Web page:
Cocaine is a highly addictive drug . Relapse isn’t uncommon, and neuroscience is starting to have answers about why this may happen . Drug use changes the brain in ways that make it harder to stay sober. One of the ways that the brain is changed involves memories. Research shows that even just remembering past cocaine use can bring up positive feelings and cravings .
This is why relapse prevention is so important. Health care professionals that treat cocaine addiction may help their patients to create a relapse prevention plan to help maintain sobriety even when they have cravings.
A relapse prevention plan is going to look different for each person. However, most relapse prevention plans have the following components:
Know Your Cocaine Triggers
Relapse prevention plans often have a list of triggers. Triggers can be anything that causes emotional distress or cocaine cravings. Someone may use drugs to cope with the discomfort. For example, let’s say someone is stressed about completing schoolwork. Maybe they start getting overwhelmed because they’re worried they can’t complete them on time.
This might trigger them to use cocaine to cope with the stress. Having awareness about the different types of things that trigger you can help you be more prepared for when you are triggered. Someone who is trying to maintain their sobriety may start thinking about positive drug memories.
It can be easy to get fooled by the positive memories and discount the negative aspects of cocaine use or addiction. Remind yourself of the reasons you want to be sober and the positive consequences of sobriety.
Identify Coping Skills
Another component of a relapse prevention plan is a list of coping skills. Triggers are inevitable, so you have to know how to deal with them. Coping skills can be any healthy behavior that helps someone tolerate cravings or reduces distress.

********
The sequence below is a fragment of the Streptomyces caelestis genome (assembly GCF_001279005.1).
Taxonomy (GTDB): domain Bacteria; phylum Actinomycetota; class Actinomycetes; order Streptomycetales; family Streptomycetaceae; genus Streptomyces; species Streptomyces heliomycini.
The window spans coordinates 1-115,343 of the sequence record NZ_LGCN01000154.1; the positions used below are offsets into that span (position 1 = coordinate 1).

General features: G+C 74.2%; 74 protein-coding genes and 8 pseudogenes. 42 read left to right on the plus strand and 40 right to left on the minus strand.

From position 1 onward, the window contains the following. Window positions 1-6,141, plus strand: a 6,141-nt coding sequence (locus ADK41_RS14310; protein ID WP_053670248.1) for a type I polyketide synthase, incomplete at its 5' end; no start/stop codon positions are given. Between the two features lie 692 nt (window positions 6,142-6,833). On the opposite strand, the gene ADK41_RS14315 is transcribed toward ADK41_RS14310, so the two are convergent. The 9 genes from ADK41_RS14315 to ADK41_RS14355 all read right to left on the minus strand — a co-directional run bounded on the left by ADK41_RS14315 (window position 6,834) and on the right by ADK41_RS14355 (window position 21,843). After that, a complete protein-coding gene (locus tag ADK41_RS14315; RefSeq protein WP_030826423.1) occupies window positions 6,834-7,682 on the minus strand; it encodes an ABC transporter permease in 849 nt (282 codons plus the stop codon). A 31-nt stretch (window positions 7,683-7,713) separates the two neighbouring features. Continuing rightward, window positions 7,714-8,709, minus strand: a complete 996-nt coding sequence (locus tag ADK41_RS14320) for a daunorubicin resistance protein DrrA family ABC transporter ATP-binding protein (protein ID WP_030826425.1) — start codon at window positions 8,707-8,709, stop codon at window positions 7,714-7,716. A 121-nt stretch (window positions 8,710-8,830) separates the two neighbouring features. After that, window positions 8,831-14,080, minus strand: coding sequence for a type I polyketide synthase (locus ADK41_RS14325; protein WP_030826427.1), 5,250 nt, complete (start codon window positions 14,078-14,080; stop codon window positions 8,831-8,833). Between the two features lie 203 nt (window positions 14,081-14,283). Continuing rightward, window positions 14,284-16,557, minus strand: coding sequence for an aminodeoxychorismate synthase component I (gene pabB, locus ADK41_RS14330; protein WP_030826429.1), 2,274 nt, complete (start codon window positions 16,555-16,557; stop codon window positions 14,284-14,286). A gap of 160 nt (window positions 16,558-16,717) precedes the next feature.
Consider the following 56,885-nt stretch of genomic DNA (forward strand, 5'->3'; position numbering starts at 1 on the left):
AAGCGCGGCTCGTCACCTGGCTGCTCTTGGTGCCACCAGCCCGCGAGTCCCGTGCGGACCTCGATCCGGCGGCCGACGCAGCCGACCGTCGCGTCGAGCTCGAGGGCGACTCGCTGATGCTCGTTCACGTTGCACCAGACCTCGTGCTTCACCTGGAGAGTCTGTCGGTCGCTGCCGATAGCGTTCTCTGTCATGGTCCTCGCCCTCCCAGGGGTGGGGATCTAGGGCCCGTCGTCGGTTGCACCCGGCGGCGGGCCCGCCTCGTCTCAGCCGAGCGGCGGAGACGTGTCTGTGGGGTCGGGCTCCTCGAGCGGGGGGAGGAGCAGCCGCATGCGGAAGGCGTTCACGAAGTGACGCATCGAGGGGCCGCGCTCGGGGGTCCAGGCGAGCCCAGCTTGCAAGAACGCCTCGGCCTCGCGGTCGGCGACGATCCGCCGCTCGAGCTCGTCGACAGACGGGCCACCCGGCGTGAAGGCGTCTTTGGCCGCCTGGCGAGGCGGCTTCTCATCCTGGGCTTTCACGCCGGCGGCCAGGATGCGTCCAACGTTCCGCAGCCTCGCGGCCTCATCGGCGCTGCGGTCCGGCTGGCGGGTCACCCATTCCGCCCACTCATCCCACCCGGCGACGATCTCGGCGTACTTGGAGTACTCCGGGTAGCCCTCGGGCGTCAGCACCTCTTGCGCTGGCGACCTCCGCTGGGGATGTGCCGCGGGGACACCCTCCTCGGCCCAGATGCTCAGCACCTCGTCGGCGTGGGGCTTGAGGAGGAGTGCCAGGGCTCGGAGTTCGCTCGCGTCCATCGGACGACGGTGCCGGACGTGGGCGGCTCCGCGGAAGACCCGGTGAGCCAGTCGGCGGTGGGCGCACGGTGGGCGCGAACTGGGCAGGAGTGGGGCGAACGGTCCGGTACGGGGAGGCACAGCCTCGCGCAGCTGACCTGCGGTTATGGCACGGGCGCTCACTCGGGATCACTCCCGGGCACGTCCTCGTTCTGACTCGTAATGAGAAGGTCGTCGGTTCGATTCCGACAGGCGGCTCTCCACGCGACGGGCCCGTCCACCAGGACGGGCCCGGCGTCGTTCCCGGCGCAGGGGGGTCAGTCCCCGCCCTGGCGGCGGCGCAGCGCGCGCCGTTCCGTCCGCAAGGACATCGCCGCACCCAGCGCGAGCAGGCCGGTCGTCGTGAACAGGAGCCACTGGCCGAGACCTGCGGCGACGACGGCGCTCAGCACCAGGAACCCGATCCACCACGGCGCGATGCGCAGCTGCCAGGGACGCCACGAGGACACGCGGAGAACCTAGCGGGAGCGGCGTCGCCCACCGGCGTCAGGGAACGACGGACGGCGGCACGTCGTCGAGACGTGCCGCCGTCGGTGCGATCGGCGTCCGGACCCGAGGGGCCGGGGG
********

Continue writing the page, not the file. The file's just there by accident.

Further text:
Knowing effective coping skills for your unique triggers can help you feel more confident and prepared. For example, if you know that you get overwhelmed with school, and this is something that leads to cocaine use for you, then having skills you can use this stress can help prevent relapse.
Since research is showing that even just memories of cocaine can cause cravings, it is important to know how to cope with these memories. Using coping skills is one way to disrupt the memory and lessen the urge to use .
Use Your Support System
A third component of the relapse prevention plan is having people who can support you. Sobriety is hard to maintain without support from other people. Your support network could be made up of friends, family, therapists, a 12-step sponsor, or anyone else who supports you.
Even though science shows that memories alone can trigger cocaine cravings, there is hope. Research also shows that these memories can weaken over time . The longer someone maintains their sobriety, the less power these memories hold. It can be difficult to cope with these thoughts and urges, but it is possible. Keep using your relapse prevention plan—it can help you heal.
 National Institute on Drug Abuse. (2021, March). Cocaine drugfacts. https://www.drugabuse.gov/publications/drugfacts/cocaine
 Perlman, W.R. (2021, February 22). Disrupting cocaine memories prevents return to cocaine use in rats. National Institute on Drug Abuse. https://www.drugabuse.gov/news-events/nida-notes/2021/02/disrupting-cocaine-memories-prevents-return-cocaine-use-in-rats
About the Author:
Samantha Bothwell, LMFT, is a licensed Marriage and Family Therapist, writer, explorer, and lipstick aficionado. She became a therapist after doing her own healing work so she could become whole after spending many years living with her mind and body disconnected. She has focused her clinical work to support the healing process of survivors of sexual violence and eating disorders. She is passionate about guiding people in their return to their truest Self so they can live their most authentic, peaceful life.
The opinions and views of our guest contributors are shared to provide a broad perspective of addictions. These are not necessarily the views of Addiction Hope, but an effort to offer a discussion of various issues by different concerned individuals.
We at Addiction Hope understand that addictions result from multiple physical, emotional, environmental, and genetic factors. If you or a loved one are suffering from an addiction, please know that there is hope for you, and seek immediate professional help.
Published on May 17, 2021
Reviewed by Jacquelyn Ekern, MS, LPC on May 17, 2021
Published on AddictionHope.com